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Reverend Nuge goes Rogue
Tommy Nugent has crazy love for Kid Rock.
So, when you ask him if he ever thought this would be his life he quotes the Detroit rap-rock king.
“Every God damn day of my life,” says Nugent, in town from Detroit to perform his one-man show at this year's Rogue Festival.
Now, maybe he didn't quite have the particulars. He'd never heard of a fringe festival until they started one in Cincinnati, and he wrote and performed his first show not knowing there was a festival circuit, or that anyone could possibly make a life of it.
“I did it once and they changed the marquis that night,” he says.
So this — spending a good part of each year on the road as a festival performer and motivational speaker — probably wasn't part of his long-term plan.
But he always knew he wanted to be up there, on the stage, in front of people.
In many ways, Burning Man and the Reverend Nuge is the story from there to here. It's his journey from a church-going boy, to an almost Pentecostal preacher, from a Las Vegas gambler to a dude trippin' on weed brownies at Burning Man (FYI, weed jokes go over well in Fresno, Nugent says). It's a revamping of a show he did in 2002, and a counterpoint to his first real show, where he tried convince the audience they were seeing a guy about to play a real game of Russian Roulette.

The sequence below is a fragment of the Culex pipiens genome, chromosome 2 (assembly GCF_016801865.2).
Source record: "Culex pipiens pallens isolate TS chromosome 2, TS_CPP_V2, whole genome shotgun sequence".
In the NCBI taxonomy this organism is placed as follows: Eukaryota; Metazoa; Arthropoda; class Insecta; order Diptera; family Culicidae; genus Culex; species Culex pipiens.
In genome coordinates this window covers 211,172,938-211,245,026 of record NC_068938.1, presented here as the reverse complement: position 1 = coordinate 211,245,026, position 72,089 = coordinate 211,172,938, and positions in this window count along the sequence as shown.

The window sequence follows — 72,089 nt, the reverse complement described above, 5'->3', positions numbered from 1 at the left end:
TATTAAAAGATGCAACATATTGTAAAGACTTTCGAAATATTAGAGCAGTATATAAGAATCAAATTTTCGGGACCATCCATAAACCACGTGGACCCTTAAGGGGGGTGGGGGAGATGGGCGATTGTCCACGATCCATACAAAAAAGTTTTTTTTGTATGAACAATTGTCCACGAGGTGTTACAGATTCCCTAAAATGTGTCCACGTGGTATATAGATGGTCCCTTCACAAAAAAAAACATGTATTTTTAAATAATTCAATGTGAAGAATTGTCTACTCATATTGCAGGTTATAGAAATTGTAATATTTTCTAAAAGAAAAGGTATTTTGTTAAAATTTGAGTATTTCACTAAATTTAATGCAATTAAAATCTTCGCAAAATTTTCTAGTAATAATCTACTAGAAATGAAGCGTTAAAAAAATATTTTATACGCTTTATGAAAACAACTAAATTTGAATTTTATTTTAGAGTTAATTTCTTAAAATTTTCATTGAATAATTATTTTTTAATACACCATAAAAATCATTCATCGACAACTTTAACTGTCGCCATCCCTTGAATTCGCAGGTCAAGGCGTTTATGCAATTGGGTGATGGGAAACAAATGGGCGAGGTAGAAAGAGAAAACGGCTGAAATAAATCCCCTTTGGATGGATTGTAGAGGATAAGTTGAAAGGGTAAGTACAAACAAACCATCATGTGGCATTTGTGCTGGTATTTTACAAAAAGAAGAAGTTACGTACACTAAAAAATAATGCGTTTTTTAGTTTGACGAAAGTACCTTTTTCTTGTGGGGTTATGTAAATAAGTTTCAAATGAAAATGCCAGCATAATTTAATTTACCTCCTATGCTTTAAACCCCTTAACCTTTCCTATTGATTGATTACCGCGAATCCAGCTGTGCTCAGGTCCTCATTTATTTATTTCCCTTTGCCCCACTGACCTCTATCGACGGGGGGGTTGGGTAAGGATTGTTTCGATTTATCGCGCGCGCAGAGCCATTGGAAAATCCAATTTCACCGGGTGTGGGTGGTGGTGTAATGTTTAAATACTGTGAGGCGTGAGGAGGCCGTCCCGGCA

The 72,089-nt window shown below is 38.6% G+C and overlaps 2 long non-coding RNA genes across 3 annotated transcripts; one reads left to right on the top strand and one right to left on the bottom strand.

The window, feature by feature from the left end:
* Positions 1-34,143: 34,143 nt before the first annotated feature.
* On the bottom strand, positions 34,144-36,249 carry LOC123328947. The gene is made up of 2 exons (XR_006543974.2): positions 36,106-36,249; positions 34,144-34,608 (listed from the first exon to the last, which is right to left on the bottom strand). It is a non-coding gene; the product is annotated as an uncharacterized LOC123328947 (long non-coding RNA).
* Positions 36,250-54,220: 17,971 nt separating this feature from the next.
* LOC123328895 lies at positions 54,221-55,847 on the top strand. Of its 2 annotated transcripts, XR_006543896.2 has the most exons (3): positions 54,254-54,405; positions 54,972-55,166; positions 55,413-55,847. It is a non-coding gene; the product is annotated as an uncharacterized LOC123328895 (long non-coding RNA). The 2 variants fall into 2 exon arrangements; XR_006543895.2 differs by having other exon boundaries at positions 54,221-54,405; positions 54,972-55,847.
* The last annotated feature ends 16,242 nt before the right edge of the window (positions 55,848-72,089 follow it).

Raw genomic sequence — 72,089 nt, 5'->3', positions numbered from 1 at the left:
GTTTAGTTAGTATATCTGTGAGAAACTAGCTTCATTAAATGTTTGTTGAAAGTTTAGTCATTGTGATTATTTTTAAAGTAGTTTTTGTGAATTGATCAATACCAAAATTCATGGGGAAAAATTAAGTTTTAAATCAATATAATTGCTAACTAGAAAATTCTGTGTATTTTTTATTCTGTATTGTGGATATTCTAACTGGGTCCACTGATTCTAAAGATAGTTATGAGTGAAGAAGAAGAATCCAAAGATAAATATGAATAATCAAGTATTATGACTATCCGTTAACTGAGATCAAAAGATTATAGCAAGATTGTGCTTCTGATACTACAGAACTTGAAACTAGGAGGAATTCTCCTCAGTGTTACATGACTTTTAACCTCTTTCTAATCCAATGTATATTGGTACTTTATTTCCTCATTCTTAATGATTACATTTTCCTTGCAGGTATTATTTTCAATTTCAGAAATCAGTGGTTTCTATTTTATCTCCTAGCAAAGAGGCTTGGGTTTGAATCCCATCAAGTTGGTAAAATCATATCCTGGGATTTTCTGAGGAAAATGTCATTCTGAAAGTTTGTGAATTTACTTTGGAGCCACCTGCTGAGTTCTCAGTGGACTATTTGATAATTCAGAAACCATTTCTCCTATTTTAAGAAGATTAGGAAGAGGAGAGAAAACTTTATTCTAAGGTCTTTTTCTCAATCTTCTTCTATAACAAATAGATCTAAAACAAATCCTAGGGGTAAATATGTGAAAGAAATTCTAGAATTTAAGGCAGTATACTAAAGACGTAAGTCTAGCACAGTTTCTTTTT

The gun was real. The bullets too.
The stories were Nugent at his most pathetic.
Here, the stories are more reflective, told with a rapid-fire delivery, punctuated with the briefest moments of stillness to create what Nugent calls an “artistic gateway.” It's a Zen kinda thing. He's getting the audience to relate in a real way.
So, while you may not have lost your job as a pastor because you fornicated — Nugent did — “a lot of people are going to have to give up their first dream,” he says.
Getting to that nerve center is what makes a great show.
“It can be 55 minutes of shit,” Nugent says. “But if it can get my heart for one minute, that's worth my 7 bucks.”
And not every show gets there.
There are the nightmare shows, like the one where the house manager tells you there's been one ticket sold and it's five minutes to showtime and the media there, so you've got to go on.
That's part of being out on the fringe (circuit) — you just never know.
Most fringe festivals run on a lottery system. So, you hedge your bets and apply for as many as possible. Maybe you'll get two.
“Of course you could get seven,” Nugent says. Typically he tries to hit four festivals each years, mostly close to home. The Rogue is the furthest he's been from his wife and kids. This year, his son hit with the worst question ever, “He said, dad, why are you gone so much?” Nugent immediately cut his stack of applications by half.
“I'm a part-time traveling philosopher, a part-time wandering holy-man and a part-time stay at home dad.”
Burning Man and the Reverend Nuge
Part of the Rogue Festival 2010
8:30 p.m. March 12 and 2:30 p.m. March 13, $7
Starline, 831 E. Fern Ave.